What Does It Mean to Do Policy Work in a Foundation?

by Kenneth W. Austin
Senior Counsel and Corporate Secretary, The Wallace Foundation

For years, The Wallace Foundation has worked for beneficial change in our areas of interest: school leadership, afterschool and the arts. We do this by developing and then sharing evidence-based information and ideas in our fields. The chart below sketches out how we work. You’ll notice that one of three chief aspects of our approach is to “catalyze broad impact” — which we describe as improving practice and policy.

We think the way we work has allowed us to make a difference. We are often credited by education leaders with having helped put leadership on the map, for example. Still, we wanted to see if we could accomplish more in the policy arena, and I was brought on board last year to lead an effort to consider our options for engaging in public policy more explicitly and consistently.

I helped form a Wallace team that set out to develop: a common language and better understanding of our past policy work; a set of principles to guide future work; and an analysis of the potential risks involved. Here is what we learned:

1. The words used in policy work have varied meanings, so we needed to define our terms clearly.

2. Public policy is broad; it encompasses government action to address issues not only through laws but also regulations, enforcement priorities and/or programs.

3. Policymakers include those who implement policy, not just those who set it. Those who influence policy play an important role, too.

4. Foundations are not prohibited from advocacy unless it involves lobbying. Indeed, foundations have more latitude than they often think. They can, for example, provide support to groups that lobby (though not for the activity itself) and share objective, nonpartisan analysis.

We also wanted to develop a shared understanding of the policy process. A literature review we conducted helped us develop a framework that seemed right for Wallace, one based in part on the work of the distinguished scholar Charles Lindblom:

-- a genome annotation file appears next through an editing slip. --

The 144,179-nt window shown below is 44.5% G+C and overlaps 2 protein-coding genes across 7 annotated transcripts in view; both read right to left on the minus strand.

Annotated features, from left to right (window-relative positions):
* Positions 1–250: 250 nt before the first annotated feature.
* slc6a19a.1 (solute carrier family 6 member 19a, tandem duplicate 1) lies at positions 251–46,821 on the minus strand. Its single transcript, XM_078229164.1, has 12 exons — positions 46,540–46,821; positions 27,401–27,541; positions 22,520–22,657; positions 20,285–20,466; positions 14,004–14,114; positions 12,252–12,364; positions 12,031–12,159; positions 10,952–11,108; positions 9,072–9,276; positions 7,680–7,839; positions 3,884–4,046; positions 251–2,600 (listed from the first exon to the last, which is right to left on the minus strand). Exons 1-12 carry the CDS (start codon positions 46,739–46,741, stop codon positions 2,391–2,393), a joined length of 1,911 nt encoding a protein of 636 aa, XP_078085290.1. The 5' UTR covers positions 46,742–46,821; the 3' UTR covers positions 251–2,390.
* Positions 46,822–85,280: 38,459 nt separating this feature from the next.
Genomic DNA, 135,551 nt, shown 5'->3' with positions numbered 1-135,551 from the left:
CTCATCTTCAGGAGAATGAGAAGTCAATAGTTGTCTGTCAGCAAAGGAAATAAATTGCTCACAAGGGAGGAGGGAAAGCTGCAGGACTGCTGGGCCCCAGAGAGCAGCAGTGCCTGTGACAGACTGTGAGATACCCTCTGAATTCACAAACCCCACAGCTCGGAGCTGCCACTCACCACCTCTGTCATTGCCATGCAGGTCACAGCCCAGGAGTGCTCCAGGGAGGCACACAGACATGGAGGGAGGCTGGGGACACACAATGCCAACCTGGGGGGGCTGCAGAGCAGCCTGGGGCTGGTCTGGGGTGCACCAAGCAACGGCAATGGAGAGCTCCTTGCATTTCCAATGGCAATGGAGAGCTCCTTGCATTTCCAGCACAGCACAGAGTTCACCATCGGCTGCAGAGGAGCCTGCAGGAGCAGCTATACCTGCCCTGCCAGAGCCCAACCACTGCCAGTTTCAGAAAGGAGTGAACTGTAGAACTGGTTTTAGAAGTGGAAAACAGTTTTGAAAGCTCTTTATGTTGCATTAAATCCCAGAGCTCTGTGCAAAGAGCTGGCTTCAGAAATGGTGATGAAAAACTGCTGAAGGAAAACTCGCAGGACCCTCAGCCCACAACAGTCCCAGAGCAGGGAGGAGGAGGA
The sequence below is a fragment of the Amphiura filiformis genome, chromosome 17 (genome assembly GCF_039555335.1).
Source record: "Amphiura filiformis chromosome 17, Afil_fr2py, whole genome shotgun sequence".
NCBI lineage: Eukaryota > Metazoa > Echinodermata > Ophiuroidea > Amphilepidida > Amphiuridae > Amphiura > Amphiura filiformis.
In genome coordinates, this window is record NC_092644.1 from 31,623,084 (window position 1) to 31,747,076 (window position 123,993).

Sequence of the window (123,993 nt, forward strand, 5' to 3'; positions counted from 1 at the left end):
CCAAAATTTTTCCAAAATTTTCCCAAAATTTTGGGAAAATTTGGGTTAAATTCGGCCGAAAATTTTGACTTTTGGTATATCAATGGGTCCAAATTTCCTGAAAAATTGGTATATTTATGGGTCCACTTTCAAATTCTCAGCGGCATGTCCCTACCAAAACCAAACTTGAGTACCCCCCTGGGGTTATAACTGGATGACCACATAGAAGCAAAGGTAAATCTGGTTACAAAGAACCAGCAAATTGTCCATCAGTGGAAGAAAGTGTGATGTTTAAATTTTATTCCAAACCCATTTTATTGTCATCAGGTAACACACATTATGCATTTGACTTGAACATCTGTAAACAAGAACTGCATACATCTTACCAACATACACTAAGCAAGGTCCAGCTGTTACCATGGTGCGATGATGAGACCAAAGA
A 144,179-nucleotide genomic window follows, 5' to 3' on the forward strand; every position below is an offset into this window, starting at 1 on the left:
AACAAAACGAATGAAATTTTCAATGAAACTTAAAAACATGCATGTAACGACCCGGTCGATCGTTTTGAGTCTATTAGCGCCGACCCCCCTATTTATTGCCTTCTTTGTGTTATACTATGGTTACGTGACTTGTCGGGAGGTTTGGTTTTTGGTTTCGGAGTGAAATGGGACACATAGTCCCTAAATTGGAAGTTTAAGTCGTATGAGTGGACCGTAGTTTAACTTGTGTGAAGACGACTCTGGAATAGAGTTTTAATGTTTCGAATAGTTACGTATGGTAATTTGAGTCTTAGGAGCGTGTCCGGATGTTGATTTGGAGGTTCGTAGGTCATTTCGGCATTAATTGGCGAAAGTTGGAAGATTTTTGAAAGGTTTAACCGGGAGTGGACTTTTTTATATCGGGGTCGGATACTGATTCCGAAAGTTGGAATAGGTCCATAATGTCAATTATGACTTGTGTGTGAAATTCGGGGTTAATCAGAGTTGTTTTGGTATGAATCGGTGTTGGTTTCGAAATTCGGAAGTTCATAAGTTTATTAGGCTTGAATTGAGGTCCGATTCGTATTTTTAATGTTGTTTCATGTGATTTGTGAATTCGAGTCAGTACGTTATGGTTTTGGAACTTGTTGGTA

The framework draws from Kingdon’s “policy window” ideas, described in his book Agendas, Alternatives, and Public Policies (2d ed. 1995). Policy windows are opportunities for influence that occur with a favorable confluence of:

1. Priority – matters of sufficient concern to a critical mass of policy setters, implementers and influencers to make action possible;

2. Feasible solutions – policy proposals with evidence of success; and

3. Insufficient opposition – the inability of those opposing the proposed policy change to block it.

The framework suggests foundations can contribute to progress in each element, especially in elevating priorities and developing feasible solutions.

Risk aversion often blocks foundations from more intense policy engagement. We identified five classes of risk to anticipate and consider, from provoking unwanted controversy to losing tax-exempt status:

This added up to four implications for Wallace:

1. We need to take the long view.

2. We need to be adaptable.

3. We need to think in terms of what we have contributed to policy and practice, not what can be attributed to us.

4. We need to understand our risk tolerance.

We are still at the early stages of our work. The next step is to develop a process to guide our public policy decision making. We will train staff and continue to engage our board. Our long-term goal is to enhance our contribution to effective public policy while managing the risks and closely monitoring the changing policy context.

We look forward to sharing future lessons with our peers and also learning from you.

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